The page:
The Supreme Court of Pennsylvania is the state supreme court and court of last resort. The intermediate appellate courts in Pennsylvania are the Commonwealth Court of Pennsylvania (for matters involving state agencies) and the Superior Court of Pennsylvania (for all other appeals).
The Pennsylvania Supreme Court justices are elected to ten year terms. Supreme Court judicial candidates may run on party tickets. After the ten-year term expires, a statewide YES/NO vote for retention is conducted. If the judge is retained, he/she serves another ten-year term. If the judge is not retained, the Governor—subject to the approval of the State Senate—appoints a temporary replacement until a special election can be held.
Judicial candidates may now express political viewpoints as long as they do not “commit or appear to commit the candidate with respect to cases, controversies or issues that are likely to come before the court.”
Justices must step down from the Supreme Court when they reach the age of 70, although they may continue to serve part-time as “senior justices” on panels of the Commonwealth’s lower appellate courts until they reach 78, the age of mandatory retirement.
The Commonwealth Court was established in 1968 and is unique to Pennsylvania. It is one of Pennsylvania’s two statewide intermediate appellate courts. The Commonwealth Court is primarily responsible for matters involving state and local governments and regulatory agencies. It also acts as a trial court when lawsuits are filed by or against the Commonwealth. Cases are generally heard by panels of three judges in Philadelphia, Harrisburg and Pittsburgh, although, on occasion, they may choose to hold court in other locations. Cases may also be heard by a single judge or by en banc panels of seven judges.
- Original civil actions brought by and against the Commonwealth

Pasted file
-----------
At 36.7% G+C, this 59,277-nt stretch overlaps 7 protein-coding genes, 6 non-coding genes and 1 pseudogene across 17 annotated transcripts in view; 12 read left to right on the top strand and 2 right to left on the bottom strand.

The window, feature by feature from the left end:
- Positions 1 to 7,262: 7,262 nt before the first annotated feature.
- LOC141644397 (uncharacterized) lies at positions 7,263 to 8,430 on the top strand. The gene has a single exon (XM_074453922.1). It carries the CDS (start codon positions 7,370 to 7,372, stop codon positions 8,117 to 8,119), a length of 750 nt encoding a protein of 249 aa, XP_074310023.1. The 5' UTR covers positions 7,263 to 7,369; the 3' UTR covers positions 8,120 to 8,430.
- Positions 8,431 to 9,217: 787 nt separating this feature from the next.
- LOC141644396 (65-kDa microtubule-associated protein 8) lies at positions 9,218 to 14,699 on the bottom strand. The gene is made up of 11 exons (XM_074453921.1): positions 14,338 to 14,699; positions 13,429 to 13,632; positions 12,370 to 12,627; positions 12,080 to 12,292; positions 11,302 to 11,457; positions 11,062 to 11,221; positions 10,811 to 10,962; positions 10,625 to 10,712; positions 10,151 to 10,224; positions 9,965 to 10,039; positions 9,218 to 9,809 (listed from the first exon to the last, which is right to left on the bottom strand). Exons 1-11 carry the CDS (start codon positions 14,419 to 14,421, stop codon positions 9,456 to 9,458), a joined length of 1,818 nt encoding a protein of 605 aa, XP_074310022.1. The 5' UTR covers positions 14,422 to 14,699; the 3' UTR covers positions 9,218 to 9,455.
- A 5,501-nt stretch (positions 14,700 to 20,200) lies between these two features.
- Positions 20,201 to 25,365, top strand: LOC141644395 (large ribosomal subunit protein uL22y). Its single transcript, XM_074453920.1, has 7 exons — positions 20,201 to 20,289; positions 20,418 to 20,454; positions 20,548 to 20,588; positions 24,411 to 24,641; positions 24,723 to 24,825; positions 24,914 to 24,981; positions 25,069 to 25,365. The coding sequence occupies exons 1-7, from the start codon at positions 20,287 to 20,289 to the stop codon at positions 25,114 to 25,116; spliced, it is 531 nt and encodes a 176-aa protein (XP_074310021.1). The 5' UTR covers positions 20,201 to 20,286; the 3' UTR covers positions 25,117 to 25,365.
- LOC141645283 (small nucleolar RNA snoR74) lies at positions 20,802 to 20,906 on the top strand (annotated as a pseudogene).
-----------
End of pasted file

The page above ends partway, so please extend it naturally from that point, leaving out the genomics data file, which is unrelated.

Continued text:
- Appeals from decisions made by state agencies and the Courts of Common Pleas
The Superior Court was established in 1895. It is one of Pennsylvania’s two statewide intermediate appellate courts. The Superior Court is often the final arbiter of legal disputes. The Supreme Court may grant a petition to review a decision of the Superior Court, but most petitions are denied and the ruling of the Superior Court stands. Cases are usually heard by panels of three judges sitting in Philadelphia, Harrisburg or Pittsburgh, but may also be heard en banc by nine judges. The Superior Court often travels to locations throughout Pennsylvania to hear cases.
- Appeals in criminal and most civil cases from the Courts of Common Pleas
- Appeals on matters involving children and families
Dating to 1684, the Supreme Court is the highest court in the Commonwealth and the oldest appellate court in the nation. The Supreme Court’s administrative powers and jurisdictional responsibilities are vested with the seven-member court by the Pennsylvania State Constitution and a collection of statutes known as the Judicial Code. Administratively, the courts within the Unified Judicial System are largely responsible for organizing their own staff and dockets; however, the Supreme Court has several committees and boards responsible for writing and enforcing rules for judges, attorneys, and litigants to ensure an efficient and fair judicial review.
Annually, the seven justices receive over 3,000 requests for appellate review.
but not exclusively,
the Court reviews:
- Requests for discretionary appeals from the Commonwealth Court and Superior Court
- Direct Appeals from a lower court’s decision, including when a sentence of death is issued
- Requests to intervene in a lower court’s proceedings
- Requests to deliver a body from illegal detention